62. The starting-point is that in our view the second step in the case as summarised above [i.e. that the Directive covers discrimination on the grounds of “perceived” disability] could not be adopted without a reference to the European Court of Justice. While we see the analogy with the case of associative discrimination, we do not regard it as self-evidently correct. The concept of “perceived disability” presents issues different from those presented by the question whether a person (either a claimant or a person with whom he or she is “associated”) is in fact disabled. What the putative discriminator perceives will not always be clearly identifiable as “disability”. If the perceived disability is, say, blindness, there may be no problem: a blind person is necessarily disabled. But many physical or mental conditions which may attract adverse treatment do not necessarily amount to disabilities, either because they are not necessarily sufficiently serious or because they are not necessarily long-term. If a manager discriminates against an employee because he believes her to have a broken leg, or because he believes her to be “depressed”, the question whether the effects of the perceived injury, or of the perceived depression, are likely to last more or less than twelve months may never enter his thinking, consciously or unconsciously (nor indeed, in the case of perceived “depression”, may it be clear what he understands by the term). In such a case, on what basis can he be said to be discriminating “on the ground of” the employee’s – perceived – disability? We do not say that the question is unanswerable, but we do say that it is not so clear that we could proceed without a reference.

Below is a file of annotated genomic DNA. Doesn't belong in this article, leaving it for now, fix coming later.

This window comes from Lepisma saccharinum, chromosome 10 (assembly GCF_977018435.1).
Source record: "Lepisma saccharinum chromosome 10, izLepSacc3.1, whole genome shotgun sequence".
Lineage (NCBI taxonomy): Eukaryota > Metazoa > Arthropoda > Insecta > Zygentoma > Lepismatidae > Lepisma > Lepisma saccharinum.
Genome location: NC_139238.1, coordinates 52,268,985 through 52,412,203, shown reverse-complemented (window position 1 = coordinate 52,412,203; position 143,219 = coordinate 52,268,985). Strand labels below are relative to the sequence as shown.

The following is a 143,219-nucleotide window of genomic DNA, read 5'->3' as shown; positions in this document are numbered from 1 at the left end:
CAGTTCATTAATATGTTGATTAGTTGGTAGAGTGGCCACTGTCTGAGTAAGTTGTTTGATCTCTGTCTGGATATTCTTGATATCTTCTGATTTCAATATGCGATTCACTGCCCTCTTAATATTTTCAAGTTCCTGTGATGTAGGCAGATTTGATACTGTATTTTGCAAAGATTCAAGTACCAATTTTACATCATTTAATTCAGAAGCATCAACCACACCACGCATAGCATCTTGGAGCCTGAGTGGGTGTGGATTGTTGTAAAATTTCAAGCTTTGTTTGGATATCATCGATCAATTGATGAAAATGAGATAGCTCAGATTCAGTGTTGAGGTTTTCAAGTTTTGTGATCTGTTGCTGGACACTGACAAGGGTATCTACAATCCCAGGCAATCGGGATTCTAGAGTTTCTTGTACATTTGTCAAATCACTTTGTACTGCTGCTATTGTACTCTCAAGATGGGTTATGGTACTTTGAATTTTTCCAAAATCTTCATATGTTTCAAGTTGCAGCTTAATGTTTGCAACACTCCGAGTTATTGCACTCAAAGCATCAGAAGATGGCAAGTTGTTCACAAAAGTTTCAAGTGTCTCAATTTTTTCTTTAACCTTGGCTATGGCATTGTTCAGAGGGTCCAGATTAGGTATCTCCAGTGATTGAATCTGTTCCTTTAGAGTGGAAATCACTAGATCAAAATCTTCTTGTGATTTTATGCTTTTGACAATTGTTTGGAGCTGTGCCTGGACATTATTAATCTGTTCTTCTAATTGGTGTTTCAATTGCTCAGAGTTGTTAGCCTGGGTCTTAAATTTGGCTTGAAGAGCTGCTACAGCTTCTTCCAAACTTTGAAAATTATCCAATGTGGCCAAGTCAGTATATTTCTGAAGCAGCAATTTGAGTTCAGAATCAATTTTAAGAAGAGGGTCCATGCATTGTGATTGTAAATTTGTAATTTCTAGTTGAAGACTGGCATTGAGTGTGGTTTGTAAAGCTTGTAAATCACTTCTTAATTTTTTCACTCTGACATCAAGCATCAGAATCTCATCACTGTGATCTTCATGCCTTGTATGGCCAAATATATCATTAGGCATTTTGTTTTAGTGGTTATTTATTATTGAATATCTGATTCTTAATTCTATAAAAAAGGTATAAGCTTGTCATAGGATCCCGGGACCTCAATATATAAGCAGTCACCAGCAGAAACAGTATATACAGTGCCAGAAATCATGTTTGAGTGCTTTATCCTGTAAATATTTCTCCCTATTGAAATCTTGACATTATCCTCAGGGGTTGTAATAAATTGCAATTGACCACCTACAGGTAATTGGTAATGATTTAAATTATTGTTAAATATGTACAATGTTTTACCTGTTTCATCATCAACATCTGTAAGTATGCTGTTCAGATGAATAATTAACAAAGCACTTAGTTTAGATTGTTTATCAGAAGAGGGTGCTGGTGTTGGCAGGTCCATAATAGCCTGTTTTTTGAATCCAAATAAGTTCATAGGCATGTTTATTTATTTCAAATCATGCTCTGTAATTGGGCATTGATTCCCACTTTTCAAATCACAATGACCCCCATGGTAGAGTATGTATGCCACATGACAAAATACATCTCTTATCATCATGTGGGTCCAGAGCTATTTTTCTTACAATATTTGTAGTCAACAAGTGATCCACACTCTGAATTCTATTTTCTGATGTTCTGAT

63. [The claimant’s representative] invited us, if that was our view, to make a reference at this stage. However, even if we allowed the point to be taken, we would not be prepared to do so. In the first place, it may never be necessary to resolve the issue of perceived discrimination in this case at all: if, on the remitted hearing which we have directed, the Claimant is found to have been in fact disabled at the relevant time the question of perceived disability becomes redundant. It is true that a reference to the European Court of Justice might (we are not sure) be rather cheaper than a remitted hearing in the Employment Tribunal, but it would certainly take longer, and there would still be the need for a hearing on [whether the DDA could be construed to include perceived disability] (and indeed possible appeals). Secondly, the whole issue may be academic: it is not yet established whether the [employer] in fact acted on the alleged ground at all. Thirdly, and related to the second point, we think it would be positively undesirable for the Court to be asked to consider a referred question on the issue of perceived discrimination on the basis of assumed facts: among other things, the questions canvassed in para. 62 above mean that the Court should have the benefit of careful and thorough findings (so far as the evidence permits) about precisely what was going on inside the heads of the alleged discriminators.
The DLA Piper case very much leaves open the possibility that the question may be referred to the European Court of whether European law requires discrimination by an employer on grounds of perceived disability to be illegal, where the person is not actually disabled. The reference might be in this case or a future one.
The issue can be relevant where a person does not meet the DDA definition of disability, e.g. because an impairment does not have the required substantial adverse effect. Direct discrimination and harassment based on perceived disability will in any event be covered by the Equality Act 2010 when that comes into force.
For more on perceived disability and possible relevance for stammering, see Perceived Disability.
- Perceived Disability – position under Equality Act 2010.